Hermes and Chanel Suffering in Current Luxury Market

Sluggish performance is the new normal for the luxury industry. Throughout 2015 we’ve tried to lay out the myriad challenges facing high-end brands, their prospects for improvement, and the overall impact of a weakened global economy for the luxury consumer. But this isn’t just an interesting topic for retail aficionados. As we all know, the global luxury market is big business, so we’ve seen report after report issued by the largest research and consulting firms, most of which confirm our analysis. The latest report on this front was issued by Bain & Company. It revealed that overall, growth in the luxury industry is only up 1% over last year. We’ve explained in detail why this is the case: decreased tourism to Europe due to the heightened risk of terrorism, slowing sales from China following a crackdown on corruption, and overall instability in the global economy, much of it stemming from the UK’s vote to leave the Eurozone.


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Even the largest names in the market are struggling. Chanel revenue was down 17% in 2015 and things don’t look much brighter in 2016. They’ve made moves to increase prices in particular markets in a strategy known as price harmonization but the damage has already been done (Read: Global Price Implications on Chanel Street)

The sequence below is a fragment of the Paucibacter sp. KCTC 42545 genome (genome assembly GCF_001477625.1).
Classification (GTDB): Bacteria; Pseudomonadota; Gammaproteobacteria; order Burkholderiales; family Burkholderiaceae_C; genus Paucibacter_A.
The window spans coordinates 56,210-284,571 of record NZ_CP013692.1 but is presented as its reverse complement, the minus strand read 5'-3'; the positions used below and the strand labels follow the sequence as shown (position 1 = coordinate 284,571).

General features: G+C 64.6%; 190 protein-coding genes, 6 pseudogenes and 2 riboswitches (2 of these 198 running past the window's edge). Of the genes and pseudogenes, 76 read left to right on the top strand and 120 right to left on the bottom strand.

We also recently reported on the revised growth estimates at Hermes. While during the first half of the year the company outpaced it’s rivals and showed strong earnings growth, just last month, Hermes CEO Axel Dumas admitted the company would fail to meet its 8% growth target for the year. (Read: Hermes Sales Decline Despite Ambitious Goals) Even at the height of the financial crisis in 2009, revenues increased 8.5%.

Much of the ability of companies like Hermes and Chanel to weather the crisis around 2009-2010 stemmed from their expansion into non-western markets, but much slower growth in China and currency issues in Japan are closing that window of opportunity as well. Both companies will have to go back to what has historically separated them from the pack: their cultural relevance. Even in a downturn, there’s no doubt the hierarchy of brands has remained relatively stable. There aren’t any upstart brands cutting into their profits, the overall size of the pie is just getting smaller. The next challenge for the industry will be how to grow the pie again. Will it be through enhanced e-commerce platforms, as Chanel is rumored to be exploring? (Read: Imagine Ordering a Chanel Jumbo Bag Online?) Or will these companies enter totally new categories all together, focusing less on the goods and more on the overall retail experience? Whatever they do, it can’t come soon enough….


Published: October 11th, 2016
Updated: May 27th, 2017

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5 Responses to “Hermes and Chanel Suffering in Current Luxury Market”

  • in my opinion they should lower the prices in about 70-80%, then sales will go to Pluto hahahaha #jokes!!! great article, love!!!!

  • If hermes stops the prestigious nonsense of “selecting” their customers, they could easily get through this.customers prefer to buy the bags for double the price from c-stores than face rejection and/or waiting lists!

  • Chanel and Hermes prices are out of control (not a new Hermes fan anyway). I love Chanel, but I refuse to pay $4000 – plus for a tote. Other brands offer more reasonable, though still expensive, options like St. Laurent, Prada and Gucci.